Living, Eating and Aging has reviewed Becky’s.
…For food, your basic breakfast is as good as any basic breakfast in town, better than many. The menu contains all the essentials – eggs, bacon, pancakes, fresh fruit, etc. and not one word on the page is in French. I’m sure many respected foodies might now question my foodie bona fides but I’m gonna just throw it out there: it’s 6:30AM and I’m hungry, I’m going to Becky’s.
The Golden Dish has published a review of the Scarborough El Rayo.
The salsa was made from fire-roasted tomatoes, giving it a rich burnished taste. The chips were made from Tortilleria Pachanga tortillas, the local artisanal provider from Bayside. Also impressive was the restaurant’s listing on the back of the menu of local purveyors, something that you don’t often see on the typical Mexican menu here.
Maps Cafe (facebook) is scheduled to open today at 2 pm. They’re located at 64A Market Street, just down the road from the Salt Cellar.
Maps Cafe is aiming for a “European feel whilst focusing on local Maine produce in a relaxed environment”. They’ll be serving beer, wine, coffee, tea, sandwiches, snacks and sweets.
NPR has aired a report on Marshall Wharf’s brewing of Sea Belt, a beer that uses Maine sugar kelp as one of its key ingredients.
At Marshall Wharf Brewing Co. on the Belfast, Maine, waterfront, new beers begin their journey into draft lines and pint glasses inside two large tanks. Marshall Wharf has a reputation for making some unconventional beers — a stout with locally sourced oysters, for example, and a wheat-infused kolsch with jalapeno and habanero peppers. A few years ago, David Carlson, the brewing company’s owner, discovered a beer from Scotland, called Kelpie, made with seaweed.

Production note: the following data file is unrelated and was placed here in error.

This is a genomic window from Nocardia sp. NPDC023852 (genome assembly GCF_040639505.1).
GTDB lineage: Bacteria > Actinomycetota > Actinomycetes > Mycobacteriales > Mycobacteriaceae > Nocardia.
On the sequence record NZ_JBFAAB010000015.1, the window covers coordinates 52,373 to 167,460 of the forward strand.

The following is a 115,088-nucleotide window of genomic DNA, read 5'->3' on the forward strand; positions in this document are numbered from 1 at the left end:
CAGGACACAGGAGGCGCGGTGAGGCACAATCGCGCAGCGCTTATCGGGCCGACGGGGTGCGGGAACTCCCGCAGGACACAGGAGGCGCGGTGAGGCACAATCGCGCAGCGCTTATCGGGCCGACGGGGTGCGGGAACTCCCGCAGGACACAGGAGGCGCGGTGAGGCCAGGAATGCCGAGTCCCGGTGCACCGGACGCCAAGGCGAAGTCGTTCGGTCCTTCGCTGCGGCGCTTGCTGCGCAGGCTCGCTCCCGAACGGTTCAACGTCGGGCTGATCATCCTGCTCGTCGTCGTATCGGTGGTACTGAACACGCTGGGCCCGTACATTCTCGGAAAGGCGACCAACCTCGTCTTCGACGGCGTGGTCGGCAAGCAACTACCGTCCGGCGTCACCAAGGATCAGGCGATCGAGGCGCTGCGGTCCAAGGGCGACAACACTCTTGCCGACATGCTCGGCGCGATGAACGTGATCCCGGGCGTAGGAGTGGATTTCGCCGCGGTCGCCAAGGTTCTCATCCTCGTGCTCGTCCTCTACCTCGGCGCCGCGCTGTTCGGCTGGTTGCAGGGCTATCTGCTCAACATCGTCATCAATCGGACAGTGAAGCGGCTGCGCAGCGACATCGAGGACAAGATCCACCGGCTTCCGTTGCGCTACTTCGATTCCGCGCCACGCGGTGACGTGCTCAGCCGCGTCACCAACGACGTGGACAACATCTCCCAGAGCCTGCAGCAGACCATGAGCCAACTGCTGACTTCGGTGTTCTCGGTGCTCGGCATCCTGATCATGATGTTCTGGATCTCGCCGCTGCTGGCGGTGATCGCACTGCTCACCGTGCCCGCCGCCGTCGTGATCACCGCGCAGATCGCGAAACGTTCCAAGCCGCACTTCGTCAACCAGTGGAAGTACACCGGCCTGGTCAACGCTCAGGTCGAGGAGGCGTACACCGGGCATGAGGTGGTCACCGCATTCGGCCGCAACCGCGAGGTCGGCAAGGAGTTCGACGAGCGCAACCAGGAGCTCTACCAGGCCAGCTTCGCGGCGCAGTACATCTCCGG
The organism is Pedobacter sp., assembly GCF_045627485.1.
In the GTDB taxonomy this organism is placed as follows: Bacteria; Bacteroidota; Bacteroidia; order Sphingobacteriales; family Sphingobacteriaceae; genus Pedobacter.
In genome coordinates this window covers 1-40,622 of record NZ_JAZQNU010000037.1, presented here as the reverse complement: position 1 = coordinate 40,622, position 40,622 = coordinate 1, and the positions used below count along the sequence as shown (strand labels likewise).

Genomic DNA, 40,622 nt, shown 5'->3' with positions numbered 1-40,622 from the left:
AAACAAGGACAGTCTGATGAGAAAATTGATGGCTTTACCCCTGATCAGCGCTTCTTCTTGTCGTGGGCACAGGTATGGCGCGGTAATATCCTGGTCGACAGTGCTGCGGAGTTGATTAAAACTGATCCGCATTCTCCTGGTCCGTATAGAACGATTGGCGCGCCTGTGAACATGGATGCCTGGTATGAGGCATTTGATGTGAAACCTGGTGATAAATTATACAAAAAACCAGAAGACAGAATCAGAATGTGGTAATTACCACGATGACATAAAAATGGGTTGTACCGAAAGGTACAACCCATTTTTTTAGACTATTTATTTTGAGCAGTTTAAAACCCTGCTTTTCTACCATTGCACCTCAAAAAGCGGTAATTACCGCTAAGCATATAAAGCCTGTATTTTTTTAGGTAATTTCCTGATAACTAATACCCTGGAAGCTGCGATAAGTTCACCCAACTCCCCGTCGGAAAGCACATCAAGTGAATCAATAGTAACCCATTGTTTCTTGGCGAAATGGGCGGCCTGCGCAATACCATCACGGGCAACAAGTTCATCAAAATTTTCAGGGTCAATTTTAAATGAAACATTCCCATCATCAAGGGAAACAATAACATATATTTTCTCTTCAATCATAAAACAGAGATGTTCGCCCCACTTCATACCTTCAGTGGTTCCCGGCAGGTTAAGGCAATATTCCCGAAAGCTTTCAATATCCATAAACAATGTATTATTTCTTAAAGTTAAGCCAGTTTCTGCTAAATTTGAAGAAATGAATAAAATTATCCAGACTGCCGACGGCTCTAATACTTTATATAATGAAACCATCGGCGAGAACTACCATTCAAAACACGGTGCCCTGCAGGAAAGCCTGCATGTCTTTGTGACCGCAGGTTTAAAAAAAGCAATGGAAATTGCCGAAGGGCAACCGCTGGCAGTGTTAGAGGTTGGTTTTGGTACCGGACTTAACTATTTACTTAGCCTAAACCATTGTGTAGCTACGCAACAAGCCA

“If there’s seaweed in Maine and it’s a good product,” he says, “why not try putting it in the beer?”
Urban Eye reports that the upcoming episode of Eat Street featuring Mainely Burgers will air on July 31.
But 10 hours of filming has paid off. The trucks, one parked at Scarborough Beach, will be featured July 31st at 8 p.m. on season five of the Cooking Channel’s street-eats-centric show.
Tasting Table has assembled an eating and drinking guide to Portland.
It might not have the cachet of a New York or Chicago, but Portland, Maine has quietly emerged as one of the country’s most progressive dining cities. Farm-to-table is a given here; chefs in this oceanside town savor access to regionally caught fish as well as sustainably raised meat and local produce. Wrestling for attention is the area’s vibrant drinking scene, which spotlights equally local beers and spirits. And it almost goes without saying, but bears repeating: Portland’s lobster rolls simply cannot be beat.
Highlighted are: Bite into Maine, Central Provisions, Duckfat, Empire, Eventide, Fore Street, Great Lost Bear, Hugo’s, Hunt & Alpine, In’finiti, K. Horton’s, Local 188, Lolita, Novare Res, Portland Lobster Company, Salt Cellar, Slab, Standard Baking, Street & Company, Sweetgrass, Vervacious.
Fill the Steins has reviewed The Thirsty Pig.
Also just right? The Pig’s commitment to fresh, local brews and housemade sausage. Two handfuls of taps pour out some of the best beer Maine has to offer, from Bunker to Maine Beer Co. and more. Because, what goes better with sausage than beer?
Nothing. The answer is nothing.
In the wake of the high profile bankruptcy of the Crumb cupcake chain in NYC, the Press Herald takes a look at the risks and opportunities associated with running a business focused on a single product type.
“I quit my job, opened a jerky store and people told me I was out of my mind,” DiBenedetto recalled in a phone interview from his business in North Conway, N.H.
But his North Conway House of Jerky store did so well that, five weeks ago, he and some business partners opened a new shop on Exchange Street called the Old Port House of Jerky.